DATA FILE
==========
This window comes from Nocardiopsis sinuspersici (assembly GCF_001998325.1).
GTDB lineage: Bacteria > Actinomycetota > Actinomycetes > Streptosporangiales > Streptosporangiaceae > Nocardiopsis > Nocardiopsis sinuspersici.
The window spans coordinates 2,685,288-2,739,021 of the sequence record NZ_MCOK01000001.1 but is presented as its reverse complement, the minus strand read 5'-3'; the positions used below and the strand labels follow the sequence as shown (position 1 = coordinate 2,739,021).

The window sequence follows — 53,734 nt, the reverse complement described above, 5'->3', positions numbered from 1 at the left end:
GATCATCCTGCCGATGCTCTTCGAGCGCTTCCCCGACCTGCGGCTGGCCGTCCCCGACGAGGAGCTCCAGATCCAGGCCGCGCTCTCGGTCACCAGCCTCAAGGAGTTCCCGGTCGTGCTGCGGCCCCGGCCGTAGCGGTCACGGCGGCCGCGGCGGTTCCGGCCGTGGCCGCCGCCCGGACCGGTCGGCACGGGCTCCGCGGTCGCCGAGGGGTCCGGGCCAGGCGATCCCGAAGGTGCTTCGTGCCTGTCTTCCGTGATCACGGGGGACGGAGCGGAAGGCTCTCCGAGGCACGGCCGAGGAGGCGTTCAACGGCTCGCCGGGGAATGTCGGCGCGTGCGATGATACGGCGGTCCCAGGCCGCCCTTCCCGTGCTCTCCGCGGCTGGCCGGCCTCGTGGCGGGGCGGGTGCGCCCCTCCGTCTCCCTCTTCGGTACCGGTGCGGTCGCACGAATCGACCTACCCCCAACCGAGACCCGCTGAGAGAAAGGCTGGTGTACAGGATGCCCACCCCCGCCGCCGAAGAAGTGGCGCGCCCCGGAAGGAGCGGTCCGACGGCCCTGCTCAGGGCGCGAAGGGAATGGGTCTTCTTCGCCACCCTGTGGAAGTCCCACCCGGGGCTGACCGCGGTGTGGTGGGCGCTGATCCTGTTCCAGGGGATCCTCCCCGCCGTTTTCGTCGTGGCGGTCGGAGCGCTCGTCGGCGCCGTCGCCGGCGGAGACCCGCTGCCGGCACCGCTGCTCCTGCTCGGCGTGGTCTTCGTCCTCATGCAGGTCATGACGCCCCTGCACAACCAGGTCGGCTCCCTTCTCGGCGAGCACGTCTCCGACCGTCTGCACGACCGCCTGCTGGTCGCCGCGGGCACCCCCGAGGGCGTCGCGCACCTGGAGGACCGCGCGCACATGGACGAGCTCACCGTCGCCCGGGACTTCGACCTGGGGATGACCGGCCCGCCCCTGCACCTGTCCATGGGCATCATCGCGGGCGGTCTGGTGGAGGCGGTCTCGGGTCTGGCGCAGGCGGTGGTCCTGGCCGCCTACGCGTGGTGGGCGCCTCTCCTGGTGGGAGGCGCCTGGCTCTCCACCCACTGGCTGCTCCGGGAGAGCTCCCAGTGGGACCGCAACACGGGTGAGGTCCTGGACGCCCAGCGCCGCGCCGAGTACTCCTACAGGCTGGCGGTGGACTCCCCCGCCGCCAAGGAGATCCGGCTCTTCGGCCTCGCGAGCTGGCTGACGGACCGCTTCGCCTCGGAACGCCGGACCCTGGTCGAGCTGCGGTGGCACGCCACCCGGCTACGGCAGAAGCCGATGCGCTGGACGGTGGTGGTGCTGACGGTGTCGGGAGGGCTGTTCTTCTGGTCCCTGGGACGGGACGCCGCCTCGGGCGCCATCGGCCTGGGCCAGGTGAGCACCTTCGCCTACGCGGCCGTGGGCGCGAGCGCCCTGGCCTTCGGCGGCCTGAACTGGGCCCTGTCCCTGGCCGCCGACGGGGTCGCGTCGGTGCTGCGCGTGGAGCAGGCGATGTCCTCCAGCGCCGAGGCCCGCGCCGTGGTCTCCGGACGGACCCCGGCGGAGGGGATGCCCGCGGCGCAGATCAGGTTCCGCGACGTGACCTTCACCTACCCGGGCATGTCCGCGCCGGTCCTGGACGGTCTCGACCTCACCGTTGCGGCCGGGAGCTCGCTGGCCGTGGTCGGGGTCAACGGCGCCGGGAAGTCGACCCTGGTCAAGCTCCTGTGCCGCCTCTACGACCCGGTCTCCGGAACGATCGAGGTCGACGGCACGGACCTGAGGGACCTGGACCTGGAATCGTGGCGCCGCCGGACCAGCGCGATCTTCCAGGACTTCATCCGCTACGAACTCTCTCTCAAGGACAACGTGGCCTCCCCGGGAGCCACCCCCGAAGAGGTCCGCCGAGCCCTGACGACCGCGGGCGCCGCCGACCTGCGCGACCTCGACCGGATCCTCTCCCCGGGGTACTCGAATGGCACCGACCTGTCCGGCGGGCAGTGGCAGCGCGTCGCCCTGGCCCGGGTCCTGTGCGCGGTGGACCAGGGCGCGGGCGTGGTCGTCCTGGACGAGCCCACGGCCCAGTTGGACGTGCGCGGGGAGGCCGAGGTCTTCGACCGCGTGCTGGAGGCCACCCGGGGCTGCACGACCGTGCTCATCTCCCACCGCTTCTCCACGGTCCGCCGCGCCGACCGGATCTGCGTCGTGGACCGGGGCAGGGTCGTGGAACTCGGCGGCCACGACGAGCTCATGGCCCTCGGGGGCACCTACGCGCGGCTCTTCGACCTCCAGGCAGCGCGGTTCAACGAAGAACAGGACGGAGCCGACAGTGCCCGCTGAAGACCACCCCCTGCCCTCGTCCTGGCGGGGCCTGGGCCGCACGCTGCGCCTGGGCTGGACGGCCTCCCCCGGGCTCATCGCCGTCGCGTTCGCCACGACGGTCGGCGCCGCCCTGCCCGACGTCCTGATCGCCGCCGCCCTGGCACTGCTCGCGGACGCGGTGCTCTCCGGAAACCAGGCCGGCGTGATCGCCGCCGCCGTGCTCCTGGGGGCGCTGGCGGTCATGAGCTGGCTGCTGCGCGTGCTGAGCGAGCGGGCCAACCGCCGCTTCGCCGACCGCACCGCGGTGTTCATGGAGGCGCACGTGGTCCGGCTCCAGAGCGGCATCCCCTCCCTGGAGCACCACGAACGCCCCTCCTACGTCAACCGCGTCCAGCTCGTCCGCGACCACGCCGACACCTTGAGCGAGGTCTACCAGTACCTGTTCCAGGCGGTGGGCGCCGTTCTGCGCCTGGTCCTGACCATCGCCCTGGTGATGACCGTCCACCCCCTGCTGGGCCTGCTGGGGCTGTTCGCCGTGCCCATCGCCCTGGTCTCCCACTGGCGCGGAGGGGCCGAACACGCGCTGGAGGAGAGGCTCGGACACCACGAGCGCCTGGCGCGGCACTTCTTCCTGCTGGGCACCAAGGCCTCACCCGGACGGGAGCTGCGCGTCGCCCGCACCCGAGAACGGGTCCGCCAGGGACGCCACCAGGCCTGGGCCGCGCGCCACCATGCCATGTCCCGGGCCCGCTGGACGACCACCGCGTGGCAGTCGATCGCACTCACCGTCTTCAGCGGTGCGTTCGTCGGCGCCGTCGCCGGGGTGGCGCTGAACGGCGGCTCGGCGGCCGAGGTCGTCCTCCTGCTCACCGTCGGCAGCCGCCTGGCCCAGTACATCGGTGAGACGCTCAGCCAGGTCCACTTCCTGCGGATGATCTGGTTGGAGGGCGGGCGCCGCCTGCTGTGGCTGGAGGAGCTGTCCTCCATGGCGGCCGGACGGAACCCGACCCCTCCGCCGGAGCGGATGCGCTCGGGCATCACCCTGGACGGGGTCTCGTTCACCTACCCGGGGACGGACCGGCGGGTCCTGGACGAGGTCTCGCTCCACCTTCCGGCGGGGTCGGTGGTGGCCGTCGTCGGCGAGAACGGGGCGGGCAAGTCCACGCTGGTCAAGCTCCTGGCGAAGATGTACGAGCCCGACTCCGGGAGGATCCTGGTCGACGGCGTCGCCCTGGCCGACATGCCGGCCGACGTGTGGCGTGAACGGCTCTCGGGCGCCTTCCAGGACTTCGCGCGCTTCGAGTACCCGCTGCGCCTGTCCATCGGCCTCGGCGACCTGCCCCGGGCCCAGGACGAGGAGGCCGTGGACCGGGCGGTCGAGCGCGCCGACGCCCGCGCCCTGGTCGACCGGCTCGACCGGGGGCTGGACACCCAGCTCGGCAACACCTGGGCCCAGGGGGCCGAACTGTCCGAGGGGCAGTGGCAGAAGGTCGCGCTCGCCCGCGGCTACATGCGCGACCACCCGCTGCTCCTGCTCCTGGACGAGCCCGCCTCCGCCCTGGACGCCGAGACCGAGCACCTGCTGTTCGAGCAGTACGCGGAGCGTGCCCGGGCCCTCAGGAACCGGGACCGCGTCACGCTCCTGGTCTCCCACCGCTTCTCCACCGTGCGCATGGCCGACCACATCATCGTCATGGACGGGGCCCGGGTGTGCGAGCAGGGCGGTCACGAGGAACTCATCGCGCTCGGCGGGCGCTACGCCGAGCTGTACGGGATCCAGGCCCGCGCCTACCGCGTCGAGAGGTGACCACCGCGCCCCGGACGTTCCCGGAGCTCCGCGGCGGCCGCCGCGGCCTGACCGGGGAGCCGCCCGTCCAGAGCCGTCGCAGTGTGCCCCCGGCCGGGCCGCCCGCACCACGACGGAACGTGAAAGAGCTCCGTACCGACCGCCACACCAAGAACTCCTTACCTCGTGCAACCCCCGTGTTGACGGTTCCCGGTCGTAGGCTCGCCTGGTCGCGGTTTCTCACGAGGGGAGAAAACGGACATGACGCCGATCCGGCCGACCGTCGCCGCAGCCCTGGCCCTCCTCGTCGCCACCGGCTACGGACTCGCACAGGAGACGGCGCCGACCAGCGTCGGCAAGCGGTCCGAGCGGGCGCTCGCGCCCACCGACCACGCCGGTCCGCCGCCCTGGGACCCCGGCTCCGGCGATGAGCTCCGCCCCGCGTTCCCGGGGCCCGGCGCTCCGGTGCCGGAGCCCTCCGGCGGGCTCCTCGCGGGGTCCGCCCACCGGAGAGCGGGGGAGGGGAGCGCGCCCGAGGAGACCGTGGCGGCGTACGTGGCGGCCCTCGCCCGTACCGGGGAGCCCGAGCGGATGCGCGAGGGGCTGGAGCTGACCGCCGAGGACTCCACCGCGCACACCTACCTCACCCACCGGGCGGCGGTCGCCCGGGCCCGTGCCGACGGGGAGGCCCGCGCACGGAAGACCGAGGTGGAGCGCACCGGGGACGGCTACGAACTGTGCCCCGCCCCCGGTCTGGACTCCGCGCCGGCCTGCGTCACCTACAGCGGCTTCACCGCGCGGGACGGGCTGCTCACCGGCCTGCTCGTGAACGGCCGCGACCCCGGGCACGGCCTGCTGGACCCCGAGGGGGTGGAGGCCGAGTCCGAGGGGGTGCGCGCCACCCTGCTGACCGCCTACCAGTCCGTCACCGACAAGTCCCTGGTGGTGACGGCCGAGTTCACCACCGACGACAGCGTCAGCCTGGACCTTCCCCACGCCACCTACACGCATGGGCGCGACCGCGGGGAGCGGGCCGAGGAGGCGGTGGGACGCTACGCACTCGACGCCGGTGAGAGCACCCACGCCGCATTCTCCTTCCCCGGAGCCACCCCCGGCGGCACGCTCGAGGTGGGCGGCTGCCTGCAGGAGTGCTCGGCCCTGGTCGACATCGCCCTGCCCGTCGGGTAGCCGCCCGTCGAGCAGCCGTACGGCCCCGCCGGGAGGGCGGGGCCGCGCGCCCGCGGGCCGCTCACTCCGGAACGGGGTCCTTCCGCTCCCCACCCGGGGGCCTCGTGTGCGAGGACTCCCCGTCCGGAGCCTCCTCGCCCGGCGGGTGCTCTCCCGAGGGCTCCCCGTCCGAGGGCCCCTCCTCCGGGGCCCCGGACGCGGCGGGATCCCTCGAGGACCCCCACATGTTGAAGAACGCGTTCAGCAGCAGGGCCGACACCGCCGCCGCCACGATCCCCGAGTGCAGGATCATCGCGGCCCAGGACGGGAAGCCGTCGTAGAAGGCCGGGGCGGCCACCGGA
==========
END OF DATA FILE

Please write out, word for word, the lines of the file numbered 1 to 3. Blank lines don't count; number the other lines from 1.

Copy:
This window comes from Nocardiopsis sinuspersici (assembly GCF_001998325.1).
GTDB lineage: Bacteria > Actinomycetota > Actinomycetes > Streptosporangiales > Streptosporangiaceae > Nocardiopsis > Nocardiopsis sinuspersici.
The window spans coordinates 2,685,288-2,739,021 of the sequence record NZ_MCOK01000001.1 but is presented as its reverse complement, the minus strand read 5'-3'; the positions used below and the strand labels follow the sequence as shown (position 1 = coordinate 2,739,021).